It’s common for children to be fussy eaters. But there are certain concepts that may help ease your frustrations when your children are not 100% compliant during meal times. This may be either in terms of their approach to meals or in what they agree to eat.
The two behaviour patterns parents would notice include:
‘Neophobia’ refers to a toddler being wary of trying new foods. It is said to be a survival mechanism for toddlers so that they don’t poison themselves. This response usually peaks around 18 months and is more apparent in some toddlers than others.
2.Disgust & contamination fears
For children between the ages 3-5, they may dislike the look or smell of certain foods if they associate it with something they don’t have a good impression of. This could even be a food that they previously liked. For example, if a toddler learns about worms and does not like the idea of them he/she may refuse to eat spaghetti because of its resemblance to worms.
How should you deal with these changes?
Eating together as a family is a great way to slowly introduce new foods into your toddler’s diet. If a child sees others eating different foods he or she is more likely to feel confident about giving them a try as well. This may not always works but it will give your child more familiarity and encouragement with the foods. Children may have their own strong opinions and may not want to copy another adult or child. It is important to stay calm if this happens.
It is important not to get frustrated and give up when your child refuses a certain food. Sometimes the same food needs to be offered multiple times and in different ways before it can be happily accepted by toddlers.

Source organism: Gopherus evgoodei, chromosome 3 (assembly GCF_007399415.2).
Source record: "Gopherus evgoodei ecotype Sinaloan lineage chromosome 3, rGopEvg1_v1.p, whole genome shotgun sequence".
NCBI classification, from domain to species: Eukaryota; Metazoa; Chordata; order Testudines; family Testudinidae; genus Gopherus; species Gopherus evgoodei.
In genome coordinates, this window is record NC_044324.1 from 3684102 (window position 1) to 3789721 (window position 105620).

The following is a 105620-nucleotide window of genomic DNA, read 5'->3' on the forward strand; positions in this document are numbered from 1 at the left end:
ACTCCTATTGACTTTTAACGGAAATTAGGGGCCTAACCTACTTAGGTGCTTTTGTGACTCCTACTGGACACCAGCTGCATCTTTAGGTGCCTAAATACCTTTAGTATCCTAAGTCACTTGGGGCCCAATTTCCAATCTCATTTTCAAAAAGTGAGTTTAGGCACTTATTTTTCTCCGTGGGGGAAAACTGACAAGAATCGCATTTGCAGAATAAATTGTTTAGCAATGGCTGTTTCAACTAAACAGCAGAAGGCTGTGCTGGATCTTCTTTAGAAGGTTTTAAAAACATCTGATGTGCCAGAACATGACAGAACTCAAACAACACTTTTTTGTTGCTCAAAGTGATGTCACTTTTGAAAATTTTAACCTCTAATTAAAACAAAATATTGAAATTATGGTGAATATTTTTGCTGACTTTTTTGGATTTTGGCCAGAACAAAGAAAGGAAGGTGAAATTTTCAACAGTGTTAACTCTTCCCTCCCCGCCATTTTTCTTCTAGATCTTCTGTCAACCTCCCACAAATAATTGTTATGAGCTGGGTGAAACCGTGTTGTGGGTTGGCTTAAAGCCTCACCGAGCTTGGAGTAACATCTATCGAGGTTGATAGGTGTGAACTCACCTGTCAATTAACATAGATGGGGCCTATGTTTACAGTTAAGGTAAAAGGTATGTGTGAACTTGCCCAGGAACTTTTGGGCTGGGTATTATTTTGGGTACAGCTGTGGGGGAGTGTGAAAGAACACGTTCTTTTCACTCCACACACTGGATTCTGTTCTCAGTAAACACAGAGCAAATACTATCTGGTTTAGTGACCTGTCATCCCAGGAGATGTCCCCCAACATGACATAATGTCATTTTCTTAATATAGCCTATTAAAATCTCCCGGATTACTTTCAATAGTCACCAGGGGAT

Up until the age of 5 the appetite of a child is driven by their growth and energy needs so trying to force feed a toddler is often an ineffective strategy. Your child is unlikely to eat well all the time. They will have their ups and downs. It is important that your child doesn’t think of meal times as a time where they will be forced to eat foods they don’t like. This could create anxiety around meal times for your child and could eventually affect your child’s appetite. Throwing tantrums at meal times by crying, shouting or trying to escape also creates stress for you as a parent. Giving your child independence will help ease the stress and anxiety for you both.
As a parent you need to have a good understanding of what constitutes a healthy diet. Don’t fixate on particular foods in order to ensure a healthy diet for your child. A healthy diet is one that includes a wide variety of foods.
Having regular meals at set intervals and about two snacks a day can ensure your child reaches the required daily energy intake. Having these set meal times can also prevent your child from grazing throughout the day. However, it’s often hard for children to reach their nutrient intake just through the main meals, it’s good to incorporate additional nutritious snacks such as fruits and crackers with cheese.
Contact us for results focused nutritional advice
This article was written by our dietitian and nutritionist Juhi Bhambhaney. If you have any questions regarding health and nutrition, make an appointment with one of our dietitians. We‘ll provide you with a simple and effective routine targeted to your concerns. Contact us today